sarabjeet singh

Social Entrepreneurship Boot Camp

I recently attended the final evening of the Socent Bootcamp organized by Unltd India in Mumbai for all their investee applicants. UnLtd India is a social incubator, providing one-on-one coaching, networking, and seed capital that people need to achieve huge impact. Their investees do incredible things, from teaching photography to the visually-challenged (Partho, to using football to get drop-outs back in school (Ashok, OSCAR Football Club). Their aim is to find, fund and support India’s next generation of social entrepreneurs – individuals who have the ideas and entrepreneurial skills to create a better world.

This Social Entrepreneur Bootcamp was the first of it’s kind in India. Unltd was able to bring together a batch of 36 potential investees for five intense days of idea refinement, skill development, and personal connection. The experience goes beyond creating plans and strategies – participants get access to multi-sector expert mentors while exploring their own roles within a community of peers. Bootcamp is designed to accelerate the progress of these start-up changemakers so they can create maximum positive impact as quickly as possible.

The bootcamp was held in Bhayender surrounded by lush green hills in a suburb of Bombay. Day 1 was devoted to building personal connections. Participants learned about each other’s initiatives through speed-dating-style one-on-one conversations. It’s important to note that, though they are all potential UnLtd India investees, this is not a competition for the participants. One of the day’s highlights was a talk with Shilpi Kapoor of BarrierBreak Technologies, India’s premier accessibility consulting firm. Shilpi’s story of making technology accessible to the blind and visually impaired yields terrific insight. Day 2 witnessed workshops on the Theory of Change and social media hosted by the Unltd Team and a business/project planning workshop hosted by EdelGive Foundation.

One of the interesting Bootcamp participants was Ashish who is leveraging his business world expertise to create level playing fields in the informal sector. Maid-in-India, his start-up, will be an online recruitment and engagement platform for domestic workers (like maids, cooks, drivers, and nannies) and potential employers. Ashish also wants the site to link workers to training that improves the quality of their services – learning to cook healthy meals and getting certified as childcare providers, for example. The plan is to charge employers a premium for the service; this will create insurance funds for the domestic workers they hire.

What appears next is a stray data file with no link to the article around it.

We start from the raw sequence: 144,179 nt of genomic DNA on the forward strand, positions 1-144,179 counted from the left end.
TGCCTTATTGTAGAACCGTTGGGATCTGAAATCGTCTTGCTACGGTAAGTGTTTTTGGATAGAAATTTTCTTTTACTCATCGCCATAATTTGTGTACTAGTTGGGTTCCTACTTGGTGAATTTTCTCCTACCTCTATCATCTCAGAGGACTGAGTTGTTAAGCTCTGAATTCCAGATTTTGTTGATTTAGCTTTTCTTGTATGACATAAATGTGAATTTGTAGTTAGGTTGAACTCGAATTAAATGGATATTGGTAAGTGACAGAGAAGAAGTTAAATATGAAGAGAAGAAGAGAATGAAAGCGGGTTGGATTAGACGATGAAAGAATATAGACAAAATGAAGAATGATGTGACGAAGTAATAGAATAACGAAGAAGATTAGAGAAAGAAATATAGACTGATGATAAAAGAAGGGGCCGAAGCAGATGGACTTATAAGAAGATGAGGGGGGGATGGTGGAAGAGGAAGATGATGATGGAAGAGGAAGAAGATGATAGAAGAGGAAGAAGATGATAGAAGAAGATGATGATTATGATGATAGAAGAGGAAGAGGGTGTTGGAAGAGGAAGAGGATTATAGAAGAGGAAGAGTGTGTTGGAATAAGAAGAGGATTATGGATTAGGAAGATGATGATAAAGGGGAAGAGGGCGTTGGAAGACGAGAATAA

During Day 3, while potential Level 1 investees braved the sweltering sun in the name of teambuilding, the Level 2’s connected with expert mentors. (Unltd India invites applications for two levels – Level 1 is for people who are in early stage whereas Level 2 is for those who already have a proof of concept.) These experts on legal structures, finance, marketing, and HR, including Pankaj Jain from Acumen Fund, Bharat Vasandani from Venus Capital and Aarti Madhusudan from Governance Counts, offered one-on-one sessions to work through project-based issues and to develop customized plans. A workshop on social impact measurement was hosted jointly by Intellecap and Unltd India. The workshop was aimed at the investees to help them identify clear indicators for the impact they are trying to create and discuss various tools one can use to do that.

Ashoka Fellow Vishal Thalreja from Dream a Dream shared his story with the group. Dream a Dream has reached the lives of over 3,000 children, with a core of about 150 who have turned their lives around completely. Ketan Desphande and Hemant Kabra, who lead Student’s Fuel, an organization that educates students in rural communities about entrance exams and admission processes to ensure fair access to higher education, celebrated a huge victory on Day 3. The state government was considering a bill that would make it impossible for any student not born in Maharashtra to study there. Thanks in large part to their advocacy, the bill has been overturned.

Day 4 was more like a wrap-up with Untld giving a session on “How to make a pitch” followed by the official closure and mock pitches being made by all Investees (both Level1 and Level2) which continued until Day 5 on Friday, March 26th. Mock pitches are a great idea and at least helped me get my pitch perfected for Let Me Know. The panel evaluating the pitches had experts from various backgrounds including the non-profit sector, social enterprise space, industry and investors.